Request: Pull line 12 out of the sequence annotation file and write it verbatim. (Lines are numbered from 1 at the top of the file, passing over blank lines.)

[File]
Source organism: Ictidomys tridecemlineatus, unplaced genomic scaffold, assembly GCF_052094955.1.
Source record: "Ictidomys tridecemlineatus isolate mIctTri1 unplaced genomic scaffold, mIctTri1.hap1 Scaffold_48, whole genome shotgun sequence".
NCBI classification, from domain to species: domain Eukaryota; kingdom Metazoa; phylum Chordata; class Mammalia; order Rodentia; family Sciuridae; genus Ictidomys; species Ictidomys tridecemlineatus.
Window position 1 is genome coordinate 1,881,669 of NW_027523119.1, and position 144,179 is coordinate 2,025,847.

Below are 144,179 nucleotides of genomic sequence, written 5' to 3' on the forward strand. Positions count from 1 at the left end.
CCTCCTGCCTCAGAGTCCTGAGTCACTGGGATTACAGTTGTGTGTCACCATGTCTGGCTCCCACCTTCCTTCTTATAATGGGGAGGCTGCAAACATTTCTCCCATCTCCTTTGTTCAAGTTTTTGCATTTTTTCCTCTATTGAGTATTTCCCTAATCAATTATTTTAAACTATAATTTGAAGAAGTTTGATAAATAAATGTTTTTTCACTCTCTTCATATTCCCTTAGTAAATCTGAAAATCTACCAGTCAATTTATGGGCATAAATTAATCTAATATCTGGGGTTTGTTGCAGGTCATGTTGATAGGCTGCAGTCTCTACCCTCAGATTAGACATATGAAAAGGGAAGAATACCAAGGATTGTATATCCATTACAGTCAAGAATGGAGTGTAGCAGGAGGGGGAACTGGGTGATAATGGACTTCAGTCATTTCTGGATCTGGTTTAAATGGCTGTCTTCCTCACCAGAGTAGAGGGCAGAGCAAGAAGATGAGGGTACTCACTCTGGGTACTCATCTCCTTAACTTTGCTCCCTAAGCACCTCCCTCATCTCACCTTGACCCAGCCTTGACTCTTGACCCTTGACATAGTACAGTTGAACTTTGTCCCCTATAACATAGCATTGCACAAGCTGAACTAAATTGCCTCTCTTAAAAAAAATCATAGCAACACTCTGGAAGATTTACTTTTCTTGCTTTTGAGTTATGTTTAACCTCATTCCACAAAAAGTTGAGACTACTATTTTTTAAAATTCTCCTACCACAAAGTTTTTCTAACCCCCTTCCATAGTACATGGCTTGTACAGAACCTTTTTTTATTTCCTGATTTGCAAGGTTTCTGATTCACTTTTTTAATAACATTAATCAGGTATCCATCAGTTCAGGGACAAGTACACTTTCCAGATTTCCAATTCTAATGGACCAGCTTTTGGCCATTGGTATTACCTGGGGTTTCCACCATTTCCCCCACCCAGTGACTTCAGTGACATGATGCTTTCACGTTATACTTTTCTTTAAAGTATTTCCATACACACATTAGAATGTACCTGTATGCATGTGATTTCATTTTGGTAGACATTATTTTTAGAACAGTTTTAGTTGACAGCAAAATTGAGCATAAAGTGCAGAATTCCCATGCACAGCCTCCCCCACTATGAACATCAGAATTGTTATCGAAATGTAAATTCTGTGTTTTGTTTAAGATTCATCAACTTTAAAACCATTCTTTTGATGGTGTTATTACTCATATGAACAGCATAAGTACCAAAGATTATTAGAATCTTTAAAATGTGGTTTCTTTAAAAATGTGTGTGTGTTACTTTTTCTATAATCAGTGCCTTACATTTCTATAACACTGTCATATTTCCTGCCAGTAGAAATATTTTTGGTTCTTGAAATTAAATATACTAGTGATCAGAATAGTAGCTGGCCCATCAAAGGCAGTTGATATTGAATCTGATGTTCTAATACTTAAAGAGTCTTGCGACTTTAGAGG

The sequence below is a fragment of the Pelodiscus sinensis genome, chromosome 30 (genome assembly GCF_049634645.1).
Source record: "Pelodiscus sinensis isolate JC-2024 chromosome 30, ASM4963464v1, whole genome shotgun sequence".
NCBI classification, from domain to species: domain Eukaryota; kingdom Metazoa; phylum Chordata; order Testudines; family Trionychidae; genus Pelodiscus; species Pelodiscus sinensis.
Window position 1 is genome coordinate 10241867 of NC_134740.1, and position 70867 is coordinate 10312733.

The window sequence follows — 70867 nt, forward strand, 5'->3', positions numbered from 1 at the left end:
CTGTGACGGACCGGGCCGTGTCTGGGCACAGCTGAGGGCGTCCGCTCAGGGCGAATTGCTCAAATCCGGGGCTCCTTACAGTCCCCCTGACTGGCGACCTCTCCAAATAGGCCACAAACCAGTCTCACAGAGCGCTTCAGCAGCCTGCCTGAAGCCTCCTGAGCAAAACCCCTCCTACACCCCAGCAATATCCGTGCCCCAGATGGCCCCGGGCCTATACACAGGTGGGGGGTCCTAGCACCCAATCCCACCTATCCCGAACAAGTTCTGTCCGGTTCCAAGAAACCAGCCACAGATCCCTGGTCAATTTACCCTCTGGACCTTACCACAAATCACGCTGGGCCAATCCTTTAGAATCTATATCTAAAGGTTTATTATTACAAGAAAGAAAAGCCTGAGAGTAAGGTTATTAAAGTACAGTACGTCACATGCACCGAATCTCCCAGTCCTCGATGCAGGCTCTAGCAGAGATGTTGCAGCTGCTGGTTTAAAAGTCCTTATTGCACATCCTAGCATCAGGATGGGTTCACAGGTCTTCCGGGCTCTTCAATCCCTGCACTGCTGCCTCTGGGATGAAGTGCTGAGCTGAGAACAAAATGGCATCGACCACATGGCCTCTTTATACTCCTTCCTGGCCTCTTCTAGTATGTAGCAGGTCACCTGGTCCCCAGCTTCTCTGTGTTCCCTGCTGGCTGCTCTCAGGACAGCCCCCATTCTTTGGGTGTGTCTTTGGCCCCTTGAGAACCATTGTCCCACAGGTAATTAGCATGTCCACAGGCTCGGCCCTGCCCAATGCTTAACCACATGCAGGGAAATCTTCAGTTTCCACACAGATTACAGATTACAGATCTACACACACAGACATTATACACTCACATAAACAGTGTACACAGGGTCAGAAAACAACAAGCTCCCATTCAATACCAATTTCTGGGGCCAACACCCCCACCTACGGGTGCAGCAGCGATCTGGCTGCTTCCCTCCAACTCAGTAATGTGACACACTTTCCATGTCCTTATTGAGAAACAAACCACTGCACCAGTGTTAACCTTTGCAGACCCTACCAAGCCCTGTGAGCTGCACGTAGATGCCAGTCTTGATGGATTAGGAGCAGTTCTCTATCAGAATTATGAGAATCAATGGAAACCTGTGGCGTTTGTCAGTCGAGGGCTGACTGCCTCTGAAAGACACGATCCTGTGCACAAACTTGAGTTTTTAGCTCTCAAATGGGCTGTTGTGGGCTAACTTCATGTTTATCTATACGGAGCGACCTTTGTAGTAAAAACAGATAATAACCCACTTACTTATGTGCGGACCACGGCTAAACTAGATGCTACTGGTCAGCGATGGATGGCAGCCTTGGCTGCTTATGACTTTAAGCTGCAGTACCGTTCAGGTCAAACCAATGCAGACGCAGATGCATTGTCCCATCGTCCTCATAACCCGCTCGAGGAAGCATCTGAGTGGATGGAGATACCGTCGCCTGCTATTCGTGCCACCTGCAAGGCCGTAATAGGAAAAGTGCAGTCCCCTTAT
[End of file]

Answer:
CTGTGACGGACCGGGCCGTGTCTGGGCACAGCTGAGGGCGTCCGCTCAGGGCGAATTGCTCAAATCCGGGGCTCCTTACAGTCCCCCTGACTGGCGACCTCTCCAAATAGGCCACAAACCAGTCTCACAGAGCGCTTCAGCAGCCTGCCTGAAGCCTCCTGAGCAAAACCCCTCCTACACCCCAGCAATATCCGTGCCCCAGATGGCCCCGGGCCTATACACAGGTGGGGGGTCCTAGCACCCAATCCCACCTATCCCGAACAAGTTCTGTCCGGTTCCAAGAAACCAGCCACAGATCCCTGGTCAATTTACCCTCTGGACCTTACCACAAATCACGCTGGGCCAATCCTTTAGAATCTATATCTAAAGGTTTATTATTACAAGAAAGAAAAGCCTGAGAGTAAGGTTATTAAAGTACAGTACGTCACATGCACCGAATCTCCCAGTCCTCGATGCAGGCTCTAGCAGAGATGTTGCAGCTGCTGGTTTAAAAGTCCTTATTGCACATCCTAGCATCAGGATGGGTTCACAGGTCTTCCGGGCTCTTCAATCCCTGCACTGCTGCCTCTGGGATGAAGTGCTGAGCTGAGAACAAAATGGCATCGACCACATGGCCTCTTTATACTCCTTCCTGGCCTCTTCTAGTATGTAGCAGGTCACCTGGTCCCCAGCTTCTCTGTGTTCCCTGCTGGCTGCTCTCAGGACAGCCCCCATTCTTTGGGTGTGTCTTTGGCCCCTTGAGAACCATTGTCCCACAGGTAATTAGCATGTCCACAGGCTCGGCCCTGCCCAATGCTTAACCACATGCAGGGAAATCTTCAGTTTCCACACAGATTACAGATTACAGATCTACACACACAGACATTATACACTCACATAAACAGTGTACACAGGGTCAGAAAACAACAAGCTCCCATTCAATACCAATTTCTGGGGCCAACACCCCCACCTACGGGTGCAGCAGCGATCTGGCTGCTTCCCTCCAACTCAGTAATGTGACACACTTTCCATGTCCTTATTGAGAAACAAACCACTGCACCAGTGTTAACCTTTGCAGACCCTACCAAGCCCTGTGAGCTGCACGTAGATGCCAGTCTTGATGGATTAGGAGCAGTTCTCTATCAGAATTATGAGAATCAATGGAAACCTGTGGCGTTTGTCAGTCGAGGGCTGACTGCCTCTGAAAGACACGATCCTGTGCACAAACTTGAGTTTTTAGCTCTCAAATGGGCTGTTGTGGGCTAACTTCATGTTTATCTATACGGAGCGACCTTTGTAGTAAAAACAGATAATAACCCACTTACTTATGTGCGGACCACGGCTAAACTAGATGCTACTGGTCAGCGATGGATGGCAGCCTTGGCTGCTTATGACTTTAAGCTGCAGTACCGTTCAGGTCAAACCAATGCAGACGCAGATGCATTGTCCCATCGTCCTCATAACCCGCTCGAGGAAGCATCTGAGTGGATGGAGATACCGTCGCCTGCTATTCGTGCCACCTGCAAGGCCGTAATAGGAAAAGTGCAGTCCCCTTAT